The defendant denies the first allegation of the complaint and alleges that in the year 1874 he purchased the land in question from John J. Brice at the price of $550, to be paid at the end of two years next thereafter, and delivered to him two notes, each for $275, to be paid, one at the end of one year, the other at the end of two years, bearing interest at the rate of eight per cent per annum; and the said John J. (122) signed and delivered to him a bond, conditioned that he would make title to the defendant for the land when the purchase money should be paid; that he paid the first of the notes and the interest thereon at its maturity; and upon the second one he paid before it was due $118; that he was unable and failed to pay the balance of the latter note at maturity, whereupon the said John J. notified him that unless such balance should be paid he would insist that the defendant had forfeited his right under the contract of sale; that thereupon Frank Brice, under whose will the plaintiffs claim the land as devisees, agreed to advance the balance of the purchase money, take the title to the land from the said John J. and convey it to the defendant when he should pay such balance and the interest thereon to the said Frank Brice; that in the fall or winter of 1877 he paid to Frank Brice $130 and demanded a deed, but he refused to execute the same upon the ground that the defendant must pay him interest at a much higher rate than that allowed by law; that being ignorant of his legal rights, he yielded to the demands of the said Frank and executed to him another note for a considerable amount, and the next year thereafter he paid him on that account $175 and 1,000 pounds of seed cotton at 3 1/2 cents per pound, and the said Frank still refused to execute a deed for the land to the defendant; that he again yielded to the demands of the said Frank and executed to him another note, which he has not paid, except the sum of $48 in seed cotton; that the said Frank Brice devised the land in question to the plaintiffs; that he is in possession of the land, but denies that he wrongfully withholds the same from the plaintiffs, and that he has paid about the sum of $200 more than he justly owes the said Frank as usurious interest. He demands judgment for $400, for costs, and for general relief.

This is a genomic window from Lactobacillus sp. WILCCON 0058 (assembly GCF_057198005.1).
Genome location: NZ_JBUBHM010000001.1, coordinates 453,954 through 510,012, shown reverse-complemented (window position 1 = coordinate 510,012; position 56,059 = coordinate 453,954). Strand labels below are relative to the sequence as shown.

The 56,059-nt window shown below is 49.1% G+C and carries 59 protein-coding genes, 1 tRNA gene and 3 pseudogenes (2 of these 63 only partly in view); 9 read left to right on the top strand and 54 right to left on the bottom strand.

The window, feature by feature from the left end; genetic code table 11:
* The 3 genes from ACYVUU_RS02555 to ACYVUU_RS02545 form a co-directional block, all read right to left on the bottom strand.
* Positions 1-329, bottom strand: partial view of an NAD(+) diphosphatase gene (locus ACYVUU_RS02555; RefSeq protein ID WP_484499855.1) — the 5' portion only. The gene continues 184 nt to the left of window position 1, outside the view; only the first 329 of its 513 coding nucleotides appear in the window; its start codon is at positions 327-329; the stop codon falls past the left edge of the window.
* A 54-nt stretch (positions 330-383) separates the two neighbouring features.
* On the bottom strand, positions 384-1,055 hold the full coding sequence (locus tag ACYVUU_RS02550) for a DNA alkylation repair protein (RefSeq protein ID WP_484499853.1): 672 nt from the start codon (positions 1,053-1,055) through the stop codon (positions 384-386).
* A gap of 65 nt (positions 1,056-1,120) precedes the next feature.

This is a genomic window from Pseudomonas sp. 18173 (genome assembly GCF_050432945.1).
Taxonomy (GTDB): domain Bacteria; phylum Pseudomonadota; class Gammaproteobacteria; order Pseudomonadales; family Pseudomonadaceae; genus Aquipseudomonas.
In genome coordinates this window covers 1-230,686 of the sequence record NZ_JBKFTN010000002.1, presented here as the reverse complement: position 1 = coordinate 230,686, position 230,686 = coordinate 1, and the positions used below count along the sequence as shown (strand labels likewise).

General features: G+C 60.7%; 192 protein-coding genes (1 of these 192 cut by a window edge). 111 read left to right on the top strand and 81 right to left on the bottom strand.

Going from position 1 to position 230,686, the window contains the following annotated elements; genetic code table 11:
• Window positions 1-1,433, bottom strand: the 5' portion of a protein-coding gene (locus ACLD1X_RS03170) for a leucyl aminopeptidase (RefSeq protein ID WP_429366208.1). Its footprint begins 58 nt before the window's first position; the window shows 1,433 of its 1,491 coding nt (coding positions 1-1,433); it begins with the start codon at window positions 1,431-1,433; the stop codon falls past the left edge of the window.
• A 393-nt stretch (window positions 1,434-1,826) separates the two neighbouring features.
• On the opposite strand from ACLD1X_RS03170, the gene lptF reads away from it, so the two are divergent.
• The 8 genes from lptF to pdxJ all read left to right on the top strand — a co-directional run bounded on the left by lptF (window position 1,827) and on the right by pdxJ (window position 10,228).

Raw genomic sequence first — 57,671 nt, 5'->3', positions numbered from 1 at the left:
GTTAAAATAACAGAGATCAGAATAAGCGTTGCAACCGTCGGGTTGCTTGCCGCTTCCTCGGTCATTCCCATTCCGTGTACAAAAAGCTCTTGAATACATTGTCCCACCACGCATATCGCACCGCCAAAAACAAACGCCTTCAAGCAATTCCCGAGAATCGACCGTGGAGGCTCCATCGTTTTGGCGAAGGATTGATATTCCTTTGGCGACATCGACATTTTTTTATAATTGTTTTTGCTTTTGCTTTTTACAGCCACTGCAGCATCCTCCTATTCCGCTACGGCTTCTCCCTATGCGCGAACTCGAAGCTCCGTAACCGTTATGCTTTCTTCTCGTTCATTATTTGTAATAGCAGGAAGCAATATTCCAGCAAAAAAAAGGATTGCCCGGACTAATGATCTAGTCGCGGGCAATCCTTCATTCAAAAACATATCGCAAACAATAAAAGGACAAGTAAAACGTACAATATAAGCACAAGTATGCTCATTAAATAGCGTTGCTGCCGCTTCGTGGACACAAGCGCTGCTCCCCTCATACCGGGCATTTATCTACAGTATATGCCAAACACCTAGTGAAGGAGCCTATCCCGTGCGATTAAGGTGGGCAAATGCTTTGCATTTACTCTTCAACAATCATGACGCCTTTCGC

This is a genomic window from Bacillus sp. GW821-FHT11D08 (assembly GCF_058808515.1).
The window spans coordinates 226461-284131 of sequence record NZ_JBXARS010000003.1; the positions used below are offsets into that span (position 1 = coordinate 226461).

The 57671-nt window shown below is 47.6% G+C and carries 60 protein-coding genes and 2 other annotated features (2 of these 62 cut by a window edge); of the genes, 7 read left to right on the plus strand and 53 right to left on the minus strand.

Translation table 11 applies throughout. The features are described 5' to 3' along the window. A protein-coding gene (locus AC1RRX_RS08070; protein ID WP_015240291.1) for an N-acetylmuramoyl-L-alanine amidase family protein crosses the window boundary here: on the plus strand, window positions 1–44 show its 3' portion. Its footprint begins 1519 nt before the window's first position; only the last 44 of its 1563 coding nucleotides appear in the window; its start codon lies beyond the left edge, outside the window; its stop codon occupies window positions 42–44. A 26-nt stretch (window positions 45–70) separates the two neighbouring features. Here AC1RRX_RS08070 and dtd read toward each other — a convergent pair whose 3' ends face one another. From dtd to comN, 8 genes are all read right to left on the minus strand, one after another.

The plaintiff filed no replication to the answer. The material part of the case settled upon appeal for this Court is as follows: